ELECTRONICA SATELLITE DUB Sessions #1: Volume is Necessary

(Satellite Dub) 0..

Anyone describing themselves as' ‘experimental trip hop' immediately has a problem: did we not leave that tag behind in the late 90s? Having

Girl 0..

Weezer on vocals.

Feeling' (demo 0 (demo 0.

(demo 0

fairly soon.

Right. we're not touching the crap today. so go elsewhere else if you still inexplicably need advise on Atomic Kitten and Nickelback. Here we welcome back local looningtons Dawn of the Replicants. whose ‘Rockefeller Center 1932‘ (Flying Sparks 0000 ) is a shamble of regurgitated blues and pop. with wonderful daftness oozing from every bar.

Further afield. Scandinavia continues to be the cat's cojones, with ‘Disco Hurts' (Factory ) by Danish pop tarts Nu sounding like Bis rolling around in a greased-up waterbed with the Strokes. ‘Easy Living' (Steamhammer ) by Norwegian scrubbers Gluecifer continues the theme. all Pistols rage and AC/DC balls. while Sweden's Last Days of April thrum out a leftfield piece of dream pop in 'All will Break' (Bad Taste .0. reminiscent of Grandaddy with yer man from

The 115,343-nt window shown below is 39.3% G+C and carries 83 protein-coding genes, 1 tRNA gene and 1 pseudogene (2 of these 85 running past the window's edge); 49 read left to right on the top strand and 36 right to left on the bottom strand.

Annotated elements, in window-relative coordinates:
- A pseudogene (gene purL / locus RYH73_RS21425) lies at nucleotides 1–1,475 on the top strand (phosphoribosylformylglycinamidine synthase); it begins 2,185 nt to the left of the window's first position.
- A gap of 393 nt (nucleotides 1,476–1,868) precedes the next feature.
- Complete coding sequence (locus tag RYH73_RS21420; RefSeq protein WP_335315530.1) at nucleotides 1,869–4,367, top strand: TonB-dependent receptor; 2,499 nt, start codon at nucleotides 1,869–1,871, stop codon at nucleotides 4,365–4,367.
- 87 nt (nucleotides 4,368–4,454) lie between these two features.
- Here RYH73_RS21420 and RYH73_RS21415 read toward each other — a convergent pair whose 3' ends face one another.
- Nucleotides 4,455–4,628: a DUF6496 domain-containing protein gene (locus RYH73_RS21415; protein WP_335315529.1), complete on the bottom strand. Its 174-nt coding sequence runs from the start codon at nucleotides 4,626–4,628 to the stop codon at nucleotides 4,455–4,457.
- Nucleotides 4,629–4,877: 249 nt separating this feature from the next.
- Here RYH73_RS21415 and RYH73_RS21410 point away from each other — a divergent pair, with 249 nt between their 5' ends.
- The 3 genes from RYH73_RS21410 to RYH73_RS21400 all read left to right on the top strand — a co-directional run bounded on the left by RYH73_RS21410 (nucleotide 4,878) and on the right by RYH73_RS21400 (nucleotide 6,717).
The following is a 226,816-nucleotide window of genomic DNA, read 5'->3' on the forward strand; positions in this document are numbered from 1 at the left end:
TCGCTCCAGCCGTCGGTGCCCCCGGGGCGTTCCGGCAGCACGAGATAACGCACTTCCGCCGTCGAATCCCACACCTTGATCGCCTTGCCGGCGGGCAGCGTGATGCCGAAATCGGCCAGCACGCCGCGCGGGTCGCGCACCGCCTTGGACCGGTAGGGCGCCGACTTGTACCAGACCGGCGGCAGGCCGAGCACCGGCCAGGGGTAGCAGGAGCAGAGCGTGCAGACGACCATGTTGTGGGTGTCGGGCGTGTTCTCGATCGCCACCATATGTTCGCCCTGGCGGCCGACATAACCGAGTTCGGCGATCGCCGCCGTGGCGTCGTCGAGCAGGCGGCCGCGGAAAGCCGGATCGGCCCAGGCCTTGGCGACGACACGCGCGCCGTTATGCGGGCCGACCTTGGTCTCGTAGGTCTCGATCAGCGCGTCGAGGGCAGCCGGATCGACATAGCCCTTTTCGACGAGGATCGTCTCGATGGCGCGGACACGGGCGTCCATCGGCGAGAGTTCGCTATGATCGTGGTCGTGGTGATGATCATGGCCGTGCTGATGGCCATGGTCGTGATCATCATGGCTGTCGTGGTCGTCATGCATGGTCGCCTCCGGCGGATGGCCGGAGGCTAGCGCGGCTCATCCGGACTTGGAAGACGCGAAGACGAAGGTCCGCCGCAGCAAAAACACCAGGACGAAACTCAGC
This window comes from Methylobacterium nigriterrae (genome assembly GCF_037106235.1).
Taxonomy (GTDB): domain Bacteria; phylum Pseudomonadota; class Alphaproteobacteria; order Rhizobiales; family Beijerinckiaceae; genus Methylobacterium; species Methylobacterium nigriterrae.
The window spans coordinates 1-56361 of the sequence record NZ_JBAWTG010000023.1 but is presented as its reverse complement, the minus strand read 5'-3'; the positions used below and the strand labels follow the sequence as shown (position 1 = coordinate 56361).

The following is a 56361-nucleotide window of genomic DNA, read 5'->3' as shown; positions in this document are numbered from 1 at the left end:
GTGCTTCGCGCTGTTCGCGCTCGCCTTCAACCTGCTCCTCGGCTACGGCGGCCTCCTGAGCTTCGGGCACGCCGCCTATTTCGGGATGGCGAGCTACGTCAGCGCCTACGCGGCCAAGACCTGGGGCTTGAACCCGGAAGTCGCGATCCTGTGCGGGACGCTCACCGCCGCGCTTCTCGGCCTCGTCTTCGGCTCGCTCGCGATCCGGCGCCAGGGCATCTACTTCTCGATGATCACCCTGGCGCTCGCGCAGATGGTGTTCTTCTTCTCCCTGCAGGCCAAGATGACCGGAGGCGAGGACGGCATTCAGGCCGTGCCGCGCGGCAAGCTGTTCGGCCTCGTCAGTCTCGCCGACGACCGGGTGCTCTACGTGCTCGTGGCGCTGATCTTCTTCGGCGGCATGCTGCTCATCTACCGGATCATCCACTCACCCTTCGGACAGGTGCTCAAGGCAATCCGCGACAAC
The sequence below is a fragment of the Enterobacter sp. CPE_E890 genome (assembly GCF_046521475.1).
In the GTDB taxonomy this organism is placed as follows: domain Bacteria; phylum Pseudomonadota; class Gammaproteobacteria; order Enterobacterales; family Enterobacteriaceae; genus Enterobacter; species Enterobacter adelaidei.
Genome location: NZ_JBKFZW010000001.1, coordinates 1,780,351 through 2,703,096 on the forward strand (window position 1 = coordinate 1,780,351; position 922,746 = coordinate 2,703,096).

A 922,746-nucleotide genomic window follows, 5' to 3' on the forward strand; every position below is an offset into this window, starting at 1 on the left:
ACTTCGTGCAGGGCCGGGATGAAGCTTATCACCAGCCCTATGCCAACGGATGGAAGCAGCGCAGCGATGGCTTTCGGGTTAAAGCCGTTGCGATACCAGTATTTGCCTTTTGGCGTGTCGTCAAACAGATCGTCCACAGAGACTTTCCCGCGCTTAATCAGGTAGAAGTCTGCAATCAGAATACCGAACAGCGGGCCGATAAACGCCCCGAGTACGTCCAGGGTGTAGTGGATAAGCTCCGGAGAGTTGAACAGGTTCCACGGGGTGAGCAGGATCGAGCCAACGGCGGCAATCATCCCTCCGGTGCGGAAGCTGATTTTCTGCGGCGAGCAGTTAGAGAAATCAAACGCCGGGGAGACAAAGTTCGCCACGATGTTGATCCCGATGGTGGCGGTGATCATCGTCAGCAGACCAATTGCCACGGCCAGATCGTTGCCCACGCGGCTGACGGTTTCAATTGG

Having said we wouldn't touch crap. we'll make an exception for local crap. The Alternatives to Silence make a tedious. unoriginal stab at bluesy indie rock with ‘On a ). while ‘Jambalaya'

) by the Situates is equally as derivative this time of gospel rock but at least show a hint of professionalism. The best thing about Crazy \fincent turns out to be their name. as 'All Seeing Goggles' (demo 0 ) is boring BOs-style acoustic pop with nothing to say. while the Yeties ‘Dancing in the Rain‘

) is almost laughably amateurish pub rock. Thank the lord then. for Fifers Draw. whose “She Wants Me’ (Empire .00 ) is rollicking power pop with enough attitude and drive enough to see them bothering the charts